OCNRN63, RN 38,848 Views
Joined Aug 27, '10.
Posts: 7,188 (75% Liked)
Hello darkness my old friend...
This sums it up very well, IMO.
Sorry about the intermittent internet issues, Ruby.
Someone has noticed a trend with this "Nurses Eat Their Young" crap. So many people feels this way for a variety of reasons, most of which have nothing to do with nurses eating their young. In fact, the majority of bullies I've seen in my career have been newbies trying to (or succeeding in) tearing a chunk off the older nurse whom they've decided isn't NICE enough to them. We've had threads here from newbies complaining that they've been bullied because the preceptor declined to discuss her family issues with the newbie she met last week while "she talks to all her OLD friends about it!", because the preceptor declined to have lunch with the newbie, because the newbie encountered the senior nurse in the lobby at 0630 and "she never said hello" (never mind that the newbie didn't say hello, either and the senior nurse might not have even noticed her), because the newbie wasn't invited to go to the baby shower for a nurse she's never met, because the newbie was told that she needs to come to work on time and she didn't like the way she was told, because after signing multiple performance plans the newbie was terminated "for no good reason", because the newbie did not understand that adding an extra zero on an insulin dose (especially an IV insulin dose) is a really big deal and thought the preceptor was being unjustly picky in criticizing her harshly the third time in a 12-hour shift that this happened . . . the list goes on and on. Do a search for some of the threads here if you doubt me.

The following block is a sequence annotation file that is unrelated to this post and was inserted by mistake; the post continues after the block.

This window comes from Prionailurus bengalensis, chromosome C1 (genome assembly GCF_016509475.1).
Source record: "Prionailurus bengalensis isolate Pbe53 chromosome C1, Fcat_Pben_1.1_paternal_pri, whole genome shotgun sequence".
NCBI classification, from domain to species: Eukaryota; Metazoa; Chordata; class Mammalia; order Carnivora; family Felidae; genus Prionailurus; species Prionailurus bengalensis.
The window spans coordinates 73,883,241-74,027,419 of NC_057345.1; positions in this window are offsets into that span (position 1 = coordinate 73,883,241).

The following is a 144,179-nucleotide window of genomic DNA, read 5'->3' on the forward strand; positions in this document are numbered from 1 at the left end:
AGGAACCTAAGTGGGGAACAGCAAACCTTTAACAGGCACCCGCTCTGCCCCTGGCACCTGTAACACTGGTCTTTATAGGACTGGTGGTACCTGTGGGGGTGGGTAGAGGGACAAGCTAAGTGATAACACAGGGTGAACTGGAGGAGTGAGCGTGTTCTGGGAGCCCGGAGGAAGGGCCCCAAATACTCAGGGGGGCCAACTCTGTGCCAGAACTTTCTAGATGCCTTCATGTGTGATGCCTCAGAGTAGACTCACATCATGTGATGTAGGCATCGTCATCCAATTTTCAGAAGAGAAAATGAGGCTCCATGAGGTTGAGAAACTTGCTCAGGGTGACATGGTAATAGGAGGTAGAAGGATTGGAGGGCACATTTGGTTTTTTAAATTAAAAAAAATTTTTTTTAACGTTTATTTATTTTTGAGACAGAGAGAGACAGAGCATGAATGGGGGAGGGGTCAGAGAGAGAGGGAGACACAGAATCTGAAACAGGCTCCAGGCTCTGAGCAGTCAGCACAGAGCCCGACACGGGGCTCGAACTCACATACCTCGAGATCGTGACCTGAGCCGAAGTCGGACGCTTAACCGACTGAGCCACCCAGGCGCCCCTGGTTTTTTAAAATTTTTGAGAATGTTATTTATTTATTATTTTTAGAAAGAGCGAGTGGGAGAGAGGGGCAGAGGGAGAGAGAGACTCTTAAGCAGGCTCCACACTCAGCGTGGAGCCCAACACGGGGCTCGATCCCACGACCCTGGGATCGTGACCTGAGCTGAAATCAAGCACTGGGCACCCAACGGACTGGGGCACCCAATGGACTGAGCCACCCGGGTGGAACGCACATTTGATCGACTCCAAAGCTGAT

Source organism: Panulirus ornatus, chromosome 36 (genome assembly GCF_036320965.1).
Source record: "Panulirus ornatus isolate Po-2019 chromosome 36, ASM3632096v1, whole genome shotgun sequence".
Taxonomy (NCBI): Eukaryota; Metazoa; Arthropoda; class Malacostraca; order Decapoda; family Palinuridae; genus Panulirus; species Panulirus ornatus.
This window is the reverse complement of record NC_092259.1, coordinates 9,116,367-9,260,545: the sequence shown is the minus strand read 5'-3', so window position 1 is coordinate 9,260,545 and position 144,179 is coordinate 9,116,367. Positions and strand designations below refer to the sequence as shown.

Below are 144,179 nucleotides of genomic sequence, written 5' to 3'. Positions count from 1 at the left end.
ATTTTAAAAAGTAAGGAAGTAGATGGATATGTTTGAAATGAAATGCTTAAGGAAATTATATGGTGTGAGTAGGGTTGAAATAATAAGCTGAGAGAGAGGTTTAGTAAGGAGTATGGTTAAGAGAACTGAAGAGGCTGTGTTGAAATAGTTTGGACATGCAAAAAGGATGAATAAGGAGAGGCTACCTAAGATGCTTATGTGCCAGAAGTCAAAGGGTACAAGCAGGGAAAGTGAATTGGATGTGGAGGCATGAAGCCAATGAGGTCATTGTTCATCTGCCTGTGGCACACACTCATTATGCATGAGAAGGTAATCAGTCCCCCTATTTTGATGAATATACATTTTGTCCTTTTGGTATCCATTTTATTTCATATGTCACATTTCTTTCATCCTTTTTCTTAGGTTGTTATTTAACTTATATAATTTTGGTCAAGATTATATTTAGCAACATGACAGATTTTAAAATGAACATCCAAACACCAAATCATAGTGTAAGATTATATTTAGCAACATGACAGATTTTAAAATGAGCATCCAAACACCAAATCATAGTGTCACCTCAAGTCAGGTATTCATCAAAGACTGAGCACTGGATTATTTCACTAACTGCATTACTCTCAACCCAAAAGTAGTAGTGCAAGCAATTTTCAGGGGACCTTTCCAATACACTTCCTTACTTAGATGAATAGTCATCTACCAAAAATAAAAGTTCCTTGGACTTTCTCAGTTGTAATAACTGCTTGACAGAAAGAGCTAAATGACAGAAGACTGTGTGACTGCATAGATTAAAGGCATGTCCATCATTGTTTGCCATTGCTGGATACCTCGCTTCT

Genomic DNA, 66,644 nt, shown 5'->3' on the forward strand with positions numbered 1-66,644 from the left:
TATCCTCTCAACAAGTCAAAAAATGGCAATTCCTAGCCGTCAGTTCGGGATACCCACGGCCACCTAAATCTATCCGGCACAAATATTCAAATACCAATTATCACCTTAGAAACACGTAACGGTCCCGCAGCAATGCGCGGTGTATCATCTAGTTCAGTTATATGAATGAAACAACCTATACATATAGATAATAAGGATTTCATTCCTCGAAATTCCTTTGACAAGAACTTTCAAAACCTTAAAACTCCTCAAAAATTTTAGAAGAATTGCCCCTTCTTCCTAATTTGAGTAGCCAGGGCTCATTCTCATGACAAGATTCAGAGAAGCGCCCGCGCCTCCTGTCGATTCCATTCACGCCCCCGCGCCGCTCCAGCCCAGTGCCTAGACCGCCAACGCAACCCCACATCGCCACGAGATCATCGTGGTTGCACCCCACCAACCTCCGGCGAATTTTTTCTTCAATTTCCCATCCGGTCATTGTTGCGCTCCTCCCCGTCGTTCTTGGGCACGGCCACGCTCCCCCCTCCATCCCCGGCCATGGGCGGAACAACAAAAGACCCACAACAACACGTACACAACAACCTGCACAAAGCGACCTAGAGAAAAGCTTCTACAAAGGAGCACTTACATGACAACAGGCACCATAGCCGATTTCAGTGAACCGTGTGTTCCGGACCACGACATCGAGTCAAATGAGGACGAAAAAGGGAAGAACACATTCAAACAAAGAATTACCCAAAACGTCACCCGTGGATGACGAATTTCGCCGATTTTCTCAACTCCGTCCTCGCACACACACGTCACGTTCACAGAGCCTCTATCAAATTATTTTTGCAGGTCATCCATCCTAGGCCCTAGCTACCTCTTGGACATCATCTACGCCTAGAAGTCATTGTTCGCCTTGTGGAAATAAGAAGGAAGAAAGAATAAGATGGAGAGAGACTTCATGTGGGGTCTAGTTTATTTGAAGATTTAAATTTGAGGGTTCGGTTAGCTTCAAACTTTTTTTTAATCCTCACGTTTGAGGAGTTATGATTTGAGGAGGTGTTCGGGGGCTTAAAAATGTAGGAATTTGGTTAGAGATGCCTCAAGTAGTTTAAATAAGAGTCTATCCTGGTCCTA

Usually, there are clues in the posts as to why the poster may have difficulty in getting along with her new colleagues. Referring to them as "old dogs who can't learn new tricks," "old dinosaurs who ought to just retire and get out of my way so I can rock the ER," "mean old biter nurses" and "crusty old bats" might possibly be clues as to the identity of the REAL bullies in those situations.
If you want to change a cultural thing in your unit, realize that it didn't get that way overnight and you're not going to change it overnight even if you're reaeeeealllly passsssionnaaaate about doing it. This is actually one use for the scientific method you had beat into you by your mean instructors.
Start by studying. Learn what bullying is and what it is not (to coin a phrase LOL). Don't reinvent the wheel-- learn the simple techniques for turning away wrath and foiling bullies.